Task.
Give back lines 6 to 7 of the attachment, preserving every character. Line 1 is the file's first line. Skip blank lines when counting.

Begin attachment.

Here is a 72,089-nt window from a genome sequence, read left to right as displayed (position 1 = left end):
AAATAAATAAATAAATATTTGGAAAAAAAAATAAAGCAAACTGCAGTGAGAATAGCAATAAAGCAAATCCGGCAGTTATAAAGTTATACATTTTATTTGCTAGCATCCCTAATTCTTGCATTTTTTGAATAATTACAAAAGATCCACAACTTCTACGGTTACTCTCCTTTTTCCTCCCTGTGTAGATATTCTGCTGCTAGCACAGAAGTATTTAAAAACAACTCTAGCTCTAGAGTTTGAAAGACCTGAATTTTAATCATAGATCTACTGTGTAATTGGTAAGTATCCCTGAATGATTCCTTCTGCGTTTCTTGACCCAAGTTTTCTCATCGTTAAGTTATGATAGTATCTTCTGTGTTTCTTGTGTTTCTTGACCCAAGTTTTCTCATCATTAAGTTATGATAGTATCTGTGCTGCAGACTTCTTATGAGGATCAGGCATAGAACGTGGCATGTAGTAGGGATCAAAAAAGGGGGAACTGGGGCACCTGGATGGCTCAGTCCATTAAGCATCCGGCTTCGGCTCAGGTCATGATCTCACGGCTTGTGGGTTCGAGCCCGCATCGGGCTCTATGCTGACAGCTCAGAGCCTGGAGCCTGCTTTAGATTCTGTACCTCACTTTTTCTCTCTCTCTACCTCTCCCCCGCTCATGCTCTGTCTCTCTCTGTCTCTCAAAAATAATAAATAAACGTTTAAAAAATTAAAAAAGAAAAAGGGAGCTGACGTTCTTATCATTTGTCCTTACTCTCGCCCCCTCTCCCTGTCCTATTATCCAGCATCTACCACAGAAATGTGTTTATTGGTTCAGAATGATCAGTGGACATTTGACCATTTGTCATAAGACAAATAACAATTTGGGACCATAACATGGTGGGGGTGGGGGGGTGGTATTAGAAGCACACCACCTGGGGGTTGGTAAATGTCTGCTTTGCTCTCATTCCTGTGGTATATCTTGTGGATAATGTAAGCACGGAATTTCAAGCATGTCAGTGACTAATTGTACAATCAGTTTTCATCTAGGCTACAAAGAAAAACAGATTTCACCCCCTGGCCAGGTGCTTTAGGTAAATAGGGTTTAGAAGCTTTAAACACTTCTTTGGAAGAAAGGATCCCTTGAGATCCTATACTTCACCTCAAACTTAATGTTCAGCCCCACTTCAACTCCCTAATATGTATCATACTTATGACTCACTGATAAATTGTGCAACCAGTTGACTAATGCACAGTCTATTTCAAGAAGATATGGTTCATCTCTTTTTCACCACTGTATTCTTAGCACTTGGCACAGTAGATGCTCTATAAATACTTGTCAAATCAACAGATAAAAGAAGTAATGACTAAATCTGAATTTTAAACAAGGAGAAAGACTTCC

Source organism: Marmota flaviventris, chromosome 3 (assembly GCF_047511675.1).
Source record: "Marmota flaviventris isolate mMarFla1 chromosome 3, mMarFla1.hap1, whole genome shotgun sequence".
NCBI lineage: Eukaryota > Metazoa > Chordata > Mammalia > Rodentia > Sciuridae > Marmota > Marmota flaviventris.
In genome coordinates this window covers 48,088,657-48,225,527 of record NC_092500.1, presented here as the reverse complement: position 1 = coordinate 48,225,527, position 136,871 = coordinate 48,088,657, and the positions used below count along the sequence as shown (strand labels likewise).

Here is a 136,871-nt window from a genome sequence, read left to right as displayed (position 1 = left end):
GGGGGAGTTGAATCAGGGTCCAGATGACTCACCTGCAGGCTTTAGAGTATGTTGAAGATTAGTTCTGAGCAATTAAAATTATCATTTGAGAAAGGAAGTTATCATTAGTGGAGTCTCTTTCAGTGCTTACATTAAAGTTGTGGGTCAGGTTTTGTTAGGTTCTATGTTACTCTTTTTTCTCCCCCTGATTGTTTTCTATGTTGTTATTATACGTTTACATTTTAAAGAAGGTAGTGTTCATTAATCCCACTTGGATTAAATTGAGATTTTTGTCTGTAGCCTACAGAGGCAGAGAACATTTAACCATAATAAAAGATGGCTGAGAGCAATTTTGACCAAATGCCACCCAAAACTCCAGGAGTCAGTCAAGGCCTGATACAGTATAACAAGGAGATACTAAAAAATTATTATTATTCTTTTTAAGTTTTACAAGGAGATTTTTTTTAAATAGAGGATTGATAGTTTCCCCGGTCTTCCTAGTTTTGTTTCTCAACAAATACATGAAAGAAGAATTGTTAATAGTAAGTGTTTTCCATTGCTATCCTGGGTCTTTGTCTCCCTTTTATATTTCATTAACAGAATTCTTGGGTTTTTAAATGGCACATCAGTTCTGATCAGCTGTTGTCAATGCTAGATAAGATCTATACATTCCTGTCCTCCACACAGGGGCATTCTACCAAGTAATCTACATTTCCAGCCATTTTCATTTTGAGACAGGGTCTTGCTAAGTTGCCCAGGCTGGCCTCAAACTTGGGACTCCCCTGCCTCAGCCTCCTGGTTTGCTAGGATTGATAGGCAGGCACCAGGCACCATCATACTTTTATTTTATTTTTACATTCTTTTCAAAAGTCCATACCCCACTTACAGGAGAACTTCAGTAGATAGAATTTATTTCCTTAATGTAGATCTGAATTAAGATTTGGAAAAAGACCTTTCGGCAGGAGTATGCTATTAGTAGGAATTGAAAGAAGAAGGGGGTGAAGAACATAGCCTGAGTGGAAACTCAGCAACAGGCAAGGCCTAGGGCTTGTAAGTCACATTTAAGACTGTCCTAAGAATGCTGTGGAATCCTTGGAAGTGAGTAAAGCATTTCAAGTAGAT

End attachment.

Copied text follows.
In genome coordinates this window covers 48,088,657-48,225,527 of record NC_092500.1, presented here as the reverse complement: position 1 = coordinate 48,225,527, position 136,871 = coordinate 48,088,657, and the positions used below count along the sequence as shown (strand labels likewise).

Here is a 136,871-nt window from a genome sequence, read left to right as displayed (position 1 = left end):